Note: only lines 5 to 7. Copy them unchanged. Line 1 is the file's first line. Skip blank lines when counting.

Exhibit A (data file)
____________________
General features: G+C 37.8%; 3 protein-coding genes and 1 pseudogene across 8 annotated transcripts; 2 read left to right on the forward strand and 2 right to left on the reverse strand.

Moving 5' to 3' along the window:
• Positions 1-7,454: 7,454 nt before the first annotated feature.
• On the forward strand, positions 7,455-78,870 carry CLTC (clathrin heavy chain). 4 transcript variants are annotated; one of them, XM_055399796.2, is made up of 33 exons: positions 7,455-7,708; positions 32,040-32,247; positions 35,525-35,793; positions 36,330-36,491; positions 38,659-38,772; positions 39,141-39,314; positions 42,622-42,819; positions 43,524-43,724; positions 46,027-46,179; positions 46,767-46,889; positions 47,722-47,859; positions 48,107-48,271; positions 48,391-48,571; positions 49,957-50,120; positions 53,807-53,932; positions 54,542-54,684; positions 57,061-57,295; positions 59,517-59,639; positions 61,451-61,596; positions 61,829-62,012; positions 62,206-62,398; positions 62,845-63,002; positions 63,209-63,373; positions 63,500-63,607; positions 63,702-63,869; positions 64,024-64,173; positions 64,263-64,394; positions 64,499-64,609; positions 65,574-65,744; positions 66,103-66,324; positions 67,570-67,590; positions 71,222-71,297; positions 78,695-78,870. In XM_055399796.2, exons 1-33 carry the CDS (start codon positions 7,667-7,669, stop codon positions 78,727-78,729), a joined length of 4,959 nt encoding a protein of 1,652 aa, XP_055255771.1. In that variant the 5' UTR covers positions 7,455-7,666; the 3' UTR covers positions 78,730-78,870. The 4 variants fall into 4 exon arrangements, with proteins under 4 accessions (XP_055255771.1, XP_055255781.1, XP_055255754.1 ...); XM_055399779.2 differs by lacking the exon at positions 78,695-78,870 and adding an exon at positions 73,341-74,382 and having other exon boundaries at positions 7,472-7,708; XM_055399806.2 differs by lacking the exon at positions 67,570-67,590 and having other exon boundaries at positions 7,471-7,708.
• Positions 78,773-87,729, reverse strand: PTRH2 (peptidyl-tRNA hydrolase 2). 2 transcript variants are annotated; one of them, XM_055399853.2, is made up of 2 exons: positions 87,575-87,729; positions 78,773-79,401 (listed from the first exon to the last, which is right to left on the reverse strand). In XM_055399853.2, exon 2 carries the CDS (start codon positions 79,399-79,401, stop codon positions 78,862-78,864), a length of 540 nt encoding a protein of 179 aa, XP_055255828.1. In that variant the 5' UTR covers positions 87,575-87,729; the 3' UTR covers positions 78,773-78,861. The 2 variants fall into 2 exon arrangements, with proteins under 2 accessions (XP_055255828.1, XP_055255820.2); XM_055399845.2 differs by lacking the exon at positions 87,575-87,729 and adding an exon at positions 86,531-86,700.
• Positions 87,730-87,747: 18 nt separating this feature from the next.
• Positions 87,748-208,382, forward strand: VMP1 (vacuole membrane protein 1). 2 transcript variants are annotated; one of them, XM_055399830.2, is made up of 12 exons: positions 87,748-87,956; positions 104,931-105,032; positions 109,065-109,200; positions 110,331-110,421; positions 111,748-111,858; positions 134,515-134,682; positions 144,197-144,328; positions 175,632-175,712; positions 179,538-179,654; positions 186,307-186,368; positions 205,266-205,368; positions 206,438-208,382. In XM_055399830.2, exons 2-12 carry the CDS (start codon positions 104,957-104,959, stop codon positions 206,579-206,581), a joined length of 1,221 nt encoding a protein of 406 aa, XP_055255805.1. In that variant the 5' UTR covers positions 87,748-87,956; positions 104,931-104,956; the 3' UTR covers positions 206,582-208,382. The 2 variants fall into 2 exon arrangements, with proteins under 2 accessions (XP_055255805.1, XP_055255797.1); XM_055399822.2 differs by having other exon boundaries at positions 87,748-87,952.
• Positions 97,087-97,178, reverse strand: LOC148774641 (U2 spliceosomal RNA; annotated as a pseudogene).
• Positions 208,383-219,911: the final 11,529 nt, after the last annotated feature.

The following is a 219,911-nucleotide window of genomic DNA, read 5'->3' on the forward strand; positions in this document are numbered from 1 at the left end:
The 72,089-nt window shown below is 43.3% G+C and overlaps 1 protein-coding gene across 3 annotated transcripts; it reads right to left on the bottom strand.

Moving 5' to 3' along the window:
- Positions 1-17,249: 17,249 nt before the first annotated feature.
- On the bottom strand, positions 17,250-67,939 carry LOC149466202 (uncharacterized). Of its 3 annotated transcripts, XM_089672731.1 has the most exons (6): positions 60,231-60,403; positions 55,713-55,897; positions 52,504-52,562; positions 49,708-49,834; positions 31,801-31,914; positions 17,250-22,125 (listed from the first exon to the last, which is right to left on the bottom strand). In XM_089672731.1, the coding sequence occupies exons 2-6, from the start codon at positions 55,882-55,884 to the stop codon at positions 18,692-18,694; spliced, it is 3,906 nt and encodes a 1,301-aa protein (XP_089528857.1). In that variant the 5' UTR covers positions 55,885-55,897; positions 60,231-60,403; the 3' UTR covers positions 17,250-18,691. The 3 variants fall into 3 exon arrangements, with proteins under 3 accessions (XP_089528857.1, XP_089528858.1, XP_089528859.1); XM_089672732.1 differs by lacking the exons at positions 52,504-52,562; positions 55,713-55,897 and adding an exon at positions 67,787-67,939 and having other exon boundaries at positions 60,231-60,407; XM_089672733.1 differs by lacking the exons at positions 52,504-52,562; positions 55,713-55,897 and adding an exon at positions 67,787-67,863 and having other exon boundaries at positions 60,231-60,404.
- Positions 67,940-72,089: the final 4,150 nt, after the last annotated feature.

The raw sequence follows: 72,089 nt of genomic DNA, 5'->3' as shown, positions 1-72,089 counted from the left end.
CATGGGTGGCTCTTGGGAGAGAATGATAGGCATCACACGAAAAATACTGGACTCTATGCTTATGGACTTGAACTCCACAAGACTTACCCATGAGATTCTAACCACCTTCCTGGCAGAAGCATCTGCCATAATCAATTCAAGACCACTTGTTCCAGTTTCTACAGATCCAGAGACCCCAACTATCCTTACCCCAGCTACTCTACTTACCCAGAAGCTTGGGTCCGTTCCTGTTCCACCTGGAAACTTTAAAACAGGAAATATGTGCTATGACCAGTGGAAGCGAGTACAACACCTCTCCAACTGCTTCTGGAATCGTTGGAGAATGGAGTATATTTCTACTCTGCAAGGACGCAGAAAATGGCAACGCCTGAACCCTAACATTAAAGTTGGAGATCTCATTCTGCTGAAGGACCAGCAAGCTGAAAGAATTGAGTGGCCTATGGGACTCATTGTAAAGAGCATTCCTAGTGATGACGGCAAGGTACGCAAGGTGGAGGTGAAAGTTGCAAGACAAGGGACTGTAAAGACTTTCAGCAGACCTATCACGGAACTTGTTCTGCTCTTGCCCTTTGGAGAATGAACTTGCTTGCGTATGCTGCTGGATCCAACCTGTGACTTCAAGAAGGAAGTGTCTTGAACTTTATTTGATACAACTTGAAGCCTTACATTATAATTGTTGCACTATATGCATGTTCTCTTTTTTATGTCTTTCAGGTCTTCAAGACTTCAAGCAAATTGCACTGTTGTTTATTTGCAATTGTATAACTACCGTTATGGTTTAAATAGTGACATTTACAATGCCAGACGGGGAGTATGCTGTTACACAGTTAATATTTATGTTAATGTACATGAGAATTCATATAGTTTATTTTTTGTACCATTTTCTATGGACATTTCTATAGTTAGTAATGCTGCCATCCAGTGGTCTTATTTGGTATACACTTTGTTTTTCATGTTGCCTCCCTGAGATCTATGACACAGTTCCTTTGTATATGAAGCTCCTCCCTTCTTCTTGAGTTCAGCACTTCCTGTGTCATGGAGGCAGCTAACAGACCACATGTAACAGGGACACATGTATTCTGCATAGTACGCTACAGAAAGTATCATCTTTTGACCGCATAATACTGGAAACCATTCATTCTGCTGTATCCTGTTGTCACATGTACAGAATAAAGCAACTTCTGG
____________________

• Positions 78,773-87,729, reverse strand: PTRH2 (peptidyl-tRNA hydrolase 2). 2 transcript variants are annotated; one of them, XM_055399853.2, is made up of 2 exons: positions 87,575-87,729; positions 78,773-79,401 (listed from the first exon to the last, which is right to left on the reverse strand). In XM_055399853.2, exon 2 carries the CDS (start codon positions 79,399-79,401, stop codon positions 78,862-78,864), a length of 540 nt encoding a protein of 179 aa, XP_055255828.1. In that variant the 5' UTR covers positions 87,575-87,729; the 3' UTR covers positions 78,773-78,861. The 2 variants fall into 2 exon arrangements, with proteins under 2 accessions (XP_055255828.1, XP_055255820.2); XM_055399845.2 differs by lacking the exon at positions 87,575-87,729 and adding an exon at positions 86,531-86,700.
• Positions 87,730-87,747: 18 nt separating this feature from the next.
• Positions 87,748-208,382, forward strand: VMP1 (vacuole membrane protein 1). 2 transcript variants are annotated; one of them, XM_055399830.2, is made up of 12 exons: positions 87,748-87,956; positions 104,931-105,032; positions 109,065-109,200; positions 110,331-110,421; positions 111,748-111,858; positions 134,515-134,682; positions 144,197-144,328; positions 175,632-175,712; positions 179,538-179,654; positions 186,307-186,368; positions 205,266-205,368; positions 206,438-208,382. In XM_055399830.2, exons 2-12 carry the CDS (start codon positions 104,957-104,959, stop codon positions 206,579-206,581), a joined length of 1,221 nt encoding a protein of 406 aa, XP_055255805.1. In that variant the 5' UTR covers positions 87,748-87,956; positions 104,931-104,956; the 3' UTR covers positions 206,582-208,382. The 2 variants fall into 2 exon arrangements, with proteins under 2 accessions (XP_055255805.1, XP_055255797.1); XM_055399822.2 differs by having other exon boundaries at positions 87,748-87,952.